Edward Edgerton finds it deeply ironic that universities, as cradles of research, know so little about the impact their own buildings have on staff and students.
Dr Edgerton is a researcher in environmental psychology at the University of the West of Scotland with a key interest in the design of educational institutions. There is a dearth of research on the topic, but enough exists to indicate that it can have a huge influence on student performance.
"There are US studies showing that improving the environment of seminar rooms improves final grades. These are very simple changes - such as making the rooms aesthetically more appealing with settees and carpets - but they result in quite dramatic improvements in terms of academic performance," he said.
"We're miles behind the US. I've noticed quite a few institutions starting to advertise themselves in terms of the quality of their academic environment, and recognising that this is a way to market themselves. Whether they've got research backing that up is another thing."
Only the University of Surrey had a large group of environmental psychologists and offered postgraduate courses, Dr Edgerton said. Environmental psychologists can find themselves marginalised even within psychology because their approach is practical rather than theoretical.
But he believes there is an increasing need for the discipline. Poor design can be as simple as a lecture room with the entrance at the front, so that a student coming in late distracts the lecturer and other students - or may decide to avoid embarrassment by not coming in at all.
Many rooms have poor acoustics and poor lighting. A lack of natural daylight can hamper students' ability to study. But academic performance is only one outcome, and Dr Edgerton is more interested in the indirect effect of the built environment, such as the impact it can have on self-esteem.
"If students feel better about themselves, they're more motivated to attend."
A basic principle of environmental psychology is that people should have more control over their environment, but academics and students are often unable to adjust the lighting and temperature of rooms.
Research shows that the way social spaces and circulation spaces are set out can reduce bullying and vandalism, which then feeds through to better academic performance.
"One of the countries that is far ahead of us is Finland. They have pedagogy competitions where architects must match the building to the school's learning strategy. We have it the other way round," Dr Edgerton said. "I sometimes get quite disheartened. An architect will say, 'look at this fantastic new design,' and I think: 'you have no evidence to base that on apart from your own gut feeling.'?"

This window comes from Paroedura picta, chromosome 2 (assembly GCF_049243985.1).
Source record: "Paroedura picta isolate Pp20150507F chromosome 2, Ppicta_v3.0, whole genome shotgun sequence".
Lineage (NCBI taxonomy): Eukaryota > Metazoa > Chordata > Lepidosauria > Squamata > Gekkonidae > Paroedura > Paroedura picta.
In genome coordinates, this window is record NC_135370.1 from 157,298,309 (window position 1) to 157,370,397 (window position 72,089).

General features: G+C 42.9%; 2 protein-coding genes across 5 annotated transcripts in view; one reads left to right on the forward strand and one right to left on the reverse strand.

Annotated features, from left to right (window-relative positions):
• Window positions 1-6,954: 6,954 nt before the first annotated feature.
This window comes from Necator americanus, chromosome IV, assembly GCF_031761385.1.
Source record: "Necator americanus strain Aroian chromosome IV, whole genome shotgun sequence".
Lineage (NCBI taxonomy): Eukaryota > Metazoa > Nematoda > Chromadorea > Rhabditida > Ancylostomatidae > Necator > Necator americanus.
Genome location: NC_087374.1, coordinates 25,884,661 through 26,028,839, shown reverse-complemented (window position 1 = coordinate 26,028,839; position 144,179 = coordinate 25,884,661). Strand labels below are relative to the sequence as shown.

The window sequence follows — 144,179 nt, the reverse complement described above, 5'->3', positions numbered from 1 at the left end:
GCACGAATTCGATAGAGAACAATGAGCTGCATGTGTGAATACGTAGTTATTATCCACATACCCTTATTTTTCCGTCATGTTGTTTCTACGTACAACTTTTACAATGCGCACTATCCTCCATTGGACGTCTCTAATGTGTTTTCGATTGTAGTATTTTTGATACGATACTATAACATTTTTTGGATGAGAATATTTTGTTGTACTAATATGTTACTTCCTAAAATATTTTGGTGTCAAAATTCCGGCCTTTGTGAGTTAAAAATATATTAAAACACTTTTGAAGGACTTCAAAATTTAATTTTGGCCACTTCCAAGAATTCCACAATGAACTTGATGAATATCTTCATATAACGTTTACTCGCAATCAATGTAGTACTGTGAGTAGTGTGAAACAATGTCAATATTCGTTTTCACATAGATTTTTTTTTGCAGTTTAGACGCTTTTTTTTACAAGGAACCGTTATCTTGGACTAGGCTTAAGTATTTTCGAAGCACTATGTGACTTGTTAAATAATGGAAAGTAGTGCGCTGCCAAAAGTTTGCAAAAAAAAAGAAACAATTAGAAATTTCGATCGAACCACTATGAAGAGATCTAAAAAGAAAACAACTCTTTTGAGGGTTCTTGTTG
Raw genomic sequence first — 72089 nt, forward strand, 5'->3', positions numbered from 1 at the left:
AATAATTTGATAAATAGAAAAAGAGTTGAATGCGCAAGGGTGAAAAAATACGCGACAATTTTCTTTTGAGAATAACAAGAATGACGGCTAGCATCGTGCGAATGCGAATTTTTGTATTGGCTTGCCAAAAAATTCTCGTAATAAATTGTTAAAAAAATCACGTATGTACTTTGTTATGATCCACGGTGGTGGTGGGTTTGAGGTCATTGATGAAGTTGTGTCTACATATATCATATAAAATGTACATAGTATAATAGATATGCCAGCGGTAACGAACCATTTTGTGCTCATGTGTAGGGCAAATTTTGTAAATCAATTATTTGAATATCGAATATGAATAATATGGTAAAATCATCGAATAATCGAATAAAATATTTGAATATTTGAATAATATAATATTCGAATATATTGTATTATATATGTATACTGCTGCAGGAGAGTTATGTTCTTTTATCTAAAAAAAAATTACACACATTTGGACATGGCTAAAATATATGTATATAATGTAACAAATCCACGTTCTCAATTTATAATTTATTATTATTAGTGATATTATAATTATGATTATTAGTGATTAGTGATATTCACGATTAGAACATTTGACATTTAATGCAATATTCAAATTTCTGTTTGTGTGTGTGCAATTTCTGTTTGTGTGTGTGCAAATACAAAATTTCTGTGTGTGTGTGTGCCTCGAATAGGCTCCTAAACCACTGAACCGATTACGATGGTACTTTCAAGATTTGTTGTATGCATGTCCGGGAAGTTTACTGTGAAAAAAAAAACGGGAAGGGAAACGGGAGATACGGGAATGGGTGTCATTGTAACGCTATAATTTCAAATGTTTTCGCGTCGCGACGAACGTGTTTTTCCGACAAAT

While a growing number of architecture courses in the US now incorporate psychology, combining the two disciplines is virtually unheard of in the UK. Many architects are baffled by the idea that they might talk to a psychologist when drawing up designs.
"But who are you designing (the building) for? People. And who knows about how people behave? Psychologists," Dr Edgerton said.
Part of the problem, he noted, is that architects' involvement is generally with those who are paying for the building rather than the people who will be using it. While Dr Edgerton sees a massive need for research, it is tricky to get funding. Researchers normally find out about building programmes only when they are under way, too late to bid for research council grants.
UK studies have tended to be very small scale, perhaps on only one classroom.
But Dr Edgerton is hoping that funding can be found for what would be a groundbreaking study of the University of Edinburgh's £42 million informatics forum, a building that opened in September to bring together 500 researchers who had previously been scattered across different campuses.
Mike Fourman, head of the School of Informatics, wanted a design that would allow as much interaction as possible between the researchers, arguing that this would boost the chances of breakthroughs. The project was unusual in that the academics were closely involved.
"There are idiosyncratic features such as 'wormhole' staircases, which increase the chances of bumping into people," Dr Edgerton said. In addition, there are plenty of comfortable areas to sit and chat, and a roof garden for barbecues, with spectacular views of the city.
"It doesn't seem like a university environment. I was there at 5pm one Friday, and it was really busy with staff."
Dr Edgerton hopes to be able to research the impact of the new building on the researchers' behaviour.
"There are objective ways of measuring change, such as the number of papers (submitted) to journals, but what we're interested in doing is looking at behaviour in the old and new environment in terms of when people come into work, where they spend their time, and how many new people they met."
This will reveal whether the building itself has transformed researchers' traditionally solitary existence.
"It would be really exciting if this went ahead, because as environmental psychologists, we have skills that architects don't have in carrying out an evaluation," Dr Edgerton said.
"Architects are fine for doing an analysis in terms of energy efficiency, but we can look at how the building impacts on self-esteem, motivation to research and social interaction."